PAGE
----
India is selling 25 million smart phones per quarter and the anticipation is 700 million smart phones in hand by 2020. Internet penetration is growing with 332 million internet users in India. Is now second largest international market, ahead of the US.


Aadhar is the only billion-user platform outside the US and the only government one.


India is the largest young country in an ageing world and will continue to have a young population for the next 25 years, whereas China has started ageing.


Thailand has 25 million international visitors per year while India has only 8 million.


The International monetary fund estimates that Indian per capita income more than tripled from about $550 in 1991 to $ 1800 last year.


In 1991, the world’s most populous country accounted for a scant 3.6% of global gross domestic product. By 2015 this had nearly doubled to 7%.


WHO estimates that the average Indian lives 10 years longer today (68 years) than a quarter century ago. But he has yet to catch up with the average Indonesian (69 years), and continues to lag behind the average Chinese (76 years).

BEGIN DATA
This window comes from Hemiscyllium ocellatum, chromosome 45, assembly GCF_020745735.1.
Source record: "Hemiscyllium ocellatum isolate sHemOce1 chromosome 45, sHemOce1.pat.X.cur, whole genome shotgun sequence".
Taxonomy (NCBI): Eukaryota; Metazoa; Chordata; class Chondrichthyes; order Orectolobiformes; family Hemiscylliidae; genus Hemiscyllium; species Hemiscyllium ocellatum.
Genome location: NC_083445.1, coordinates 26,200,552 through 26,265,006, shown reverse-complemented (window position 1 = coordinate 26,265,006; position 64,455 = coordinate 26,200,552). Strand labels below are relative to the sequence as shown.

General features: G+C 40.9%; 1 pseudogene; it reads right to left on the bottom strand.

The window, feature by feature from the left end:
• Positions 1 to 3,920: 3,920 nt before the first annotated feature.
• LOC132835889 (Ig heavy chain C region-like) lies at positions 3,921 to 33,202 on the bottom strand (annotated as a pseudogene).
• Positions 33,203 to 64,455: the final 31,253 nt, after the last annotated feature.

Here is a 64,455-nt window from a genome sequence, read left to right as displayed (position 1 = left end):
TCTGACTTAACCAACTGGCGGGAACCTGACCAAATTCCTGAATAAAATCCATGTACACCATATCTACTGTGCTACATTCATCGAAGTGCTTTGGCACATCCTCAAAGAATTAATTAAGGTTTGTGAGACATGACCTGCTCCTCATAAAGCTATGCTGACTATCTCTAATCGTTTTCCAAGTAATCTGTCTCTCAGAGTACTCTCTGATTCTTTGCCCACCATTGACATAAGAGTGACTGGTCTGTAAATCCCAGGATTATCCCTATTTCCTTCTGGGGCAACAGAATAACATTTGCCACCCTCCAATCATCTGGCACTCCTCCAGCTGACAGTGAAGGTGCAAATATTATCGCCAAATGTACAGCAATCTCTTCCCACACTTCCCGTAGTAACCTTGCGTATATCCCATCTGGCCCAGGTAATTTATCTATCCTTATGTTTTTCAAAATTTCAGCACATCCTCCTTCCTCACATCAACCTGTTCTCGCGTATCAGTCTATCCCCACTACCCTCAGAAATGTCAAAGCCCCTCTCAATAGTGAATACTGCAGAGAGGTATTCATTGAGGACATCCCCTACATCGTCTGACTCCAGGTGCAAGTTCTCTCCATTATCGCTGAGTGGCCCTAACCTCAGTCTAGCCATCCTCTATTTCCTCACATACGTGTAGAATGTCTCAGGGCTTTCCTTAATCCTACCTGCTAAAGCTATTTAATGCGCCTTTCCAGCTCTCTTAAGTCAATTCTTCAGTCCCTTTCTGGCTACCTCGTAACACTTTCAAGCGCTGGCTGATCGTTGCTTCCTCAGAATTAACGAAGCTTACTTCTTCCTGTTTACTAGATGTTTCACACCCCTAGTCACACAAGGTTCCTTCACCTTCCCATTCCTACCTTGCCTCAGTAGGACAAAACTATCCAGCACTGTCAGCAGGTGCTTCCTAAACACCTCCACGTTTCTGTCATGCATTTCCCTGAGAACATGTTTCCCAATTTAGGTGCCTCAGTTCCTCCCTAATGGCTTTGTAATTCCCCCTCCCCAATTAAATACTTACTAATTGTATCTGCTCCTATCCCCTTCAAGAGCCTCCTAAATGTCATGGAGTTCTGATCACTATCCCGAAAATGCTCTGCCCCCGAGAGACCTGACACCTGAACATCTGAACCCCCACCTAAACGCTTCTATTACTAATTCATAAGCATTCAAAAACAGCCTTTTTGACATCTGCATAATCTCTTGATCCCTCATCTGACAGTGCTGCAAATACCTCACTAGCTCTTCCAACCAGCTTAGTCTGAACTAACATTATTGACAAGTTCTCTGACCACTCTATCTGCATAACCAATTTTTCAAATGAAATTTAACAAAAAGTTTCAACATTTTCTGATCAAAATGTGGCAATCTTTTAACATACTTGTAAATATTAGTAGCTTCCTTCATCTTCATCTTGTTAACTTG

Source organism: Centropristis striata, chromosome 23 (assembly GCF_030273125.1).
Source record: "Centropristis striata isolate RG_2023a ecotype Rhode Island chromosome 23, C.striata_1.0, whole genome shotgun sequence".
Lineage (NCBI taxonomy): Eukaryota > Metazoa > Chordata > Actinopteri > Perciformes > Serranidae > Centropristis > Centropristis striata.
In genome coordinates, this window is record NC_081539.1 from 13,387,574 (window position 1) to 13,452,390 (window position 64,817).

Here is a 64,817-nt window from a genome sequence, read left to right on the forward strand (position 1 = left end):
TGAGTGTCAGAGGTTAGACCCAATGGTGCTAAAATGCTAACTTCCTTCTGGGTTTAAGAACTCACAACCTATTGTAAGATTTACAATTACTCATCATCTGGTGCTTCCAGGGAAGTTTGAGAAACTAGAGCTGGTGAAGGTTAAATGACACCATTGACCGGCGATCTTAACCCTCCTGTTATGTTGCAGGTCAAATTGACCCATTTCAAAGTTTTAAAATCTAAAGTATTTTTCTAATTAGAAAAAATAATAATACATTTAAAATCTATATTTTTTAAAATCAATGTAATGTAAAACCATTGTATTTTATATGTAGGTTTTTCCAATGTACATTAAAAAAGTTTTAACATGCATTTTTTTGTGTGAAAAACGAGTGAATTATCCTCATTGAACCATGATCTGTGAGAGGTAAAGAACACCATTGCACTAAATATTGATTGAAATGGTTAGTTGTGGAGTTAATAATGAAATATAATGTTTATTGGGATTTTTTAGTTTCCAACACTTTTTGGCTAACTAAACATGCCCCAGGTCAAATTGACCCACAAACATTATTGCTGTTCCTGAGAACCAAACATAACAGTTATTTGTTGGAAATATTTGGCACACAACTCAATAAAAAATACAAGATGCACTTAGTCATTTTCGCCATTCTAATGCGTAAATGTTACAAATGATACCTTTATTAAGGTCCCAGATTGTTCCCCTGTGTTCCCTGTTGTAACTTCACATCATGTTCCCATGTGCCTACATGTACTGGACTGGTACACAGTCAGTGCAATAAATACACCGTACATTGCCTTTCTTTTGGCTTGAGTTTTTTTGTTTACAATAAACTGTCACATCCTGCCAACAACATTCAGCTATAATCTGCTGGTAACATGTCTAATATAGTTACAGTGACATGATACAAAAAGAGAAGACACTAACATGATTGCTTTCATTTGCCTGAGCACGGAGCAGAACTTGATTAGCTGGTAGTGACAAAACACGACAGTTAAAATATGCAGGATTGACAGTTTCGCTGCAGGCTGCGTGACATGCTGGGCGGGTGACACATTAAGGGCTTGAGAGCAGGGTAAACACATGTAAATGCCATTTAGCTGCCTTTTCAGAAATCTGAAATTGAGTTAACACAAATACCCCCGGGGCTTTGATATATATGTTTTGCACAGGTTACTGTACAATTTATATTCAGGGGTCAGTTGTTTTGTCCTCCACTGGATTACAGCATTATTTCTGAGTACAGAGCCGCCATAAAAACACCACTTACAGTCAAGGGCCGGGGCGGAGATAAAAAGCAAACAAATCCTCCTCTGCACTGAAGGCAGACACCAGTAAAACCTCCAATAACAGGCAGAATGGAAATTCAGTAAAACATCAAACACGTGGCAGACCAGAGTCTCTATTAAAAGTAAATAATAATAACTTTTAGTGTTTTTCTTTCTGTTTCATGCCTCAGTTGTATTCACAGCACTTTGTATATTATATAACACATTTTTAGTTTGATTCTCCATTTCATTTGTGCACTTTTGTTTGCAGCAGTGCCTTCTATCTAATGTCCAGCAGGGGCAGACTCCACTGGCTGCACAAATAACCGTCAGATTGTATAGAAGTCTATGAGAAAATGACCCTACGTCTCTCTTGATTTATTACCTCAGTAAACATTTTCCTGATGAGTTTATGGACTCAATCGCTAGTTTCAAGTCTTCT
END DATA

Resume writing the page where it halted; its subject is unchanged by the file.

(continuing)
Between 1991 and 2015, India slashed infant mortality by more than half- from 86 deaths to 38 deaths per 1000 births.


The international Telecommunications Union estimates that mobile subscriptions in India reached 79% of population last year, up from 62% just five years earlier. That sounds awfully impressive until you realise that in China the mobile penetration is 93% and in Indonesia it’s a stratospheric 132%.


Back in 1950s and 1960s, US steelworks and auto workers were by far most productive in the world, and could demand high, rising wages. But today the workers in developing countries have acquired skills that are almost as good.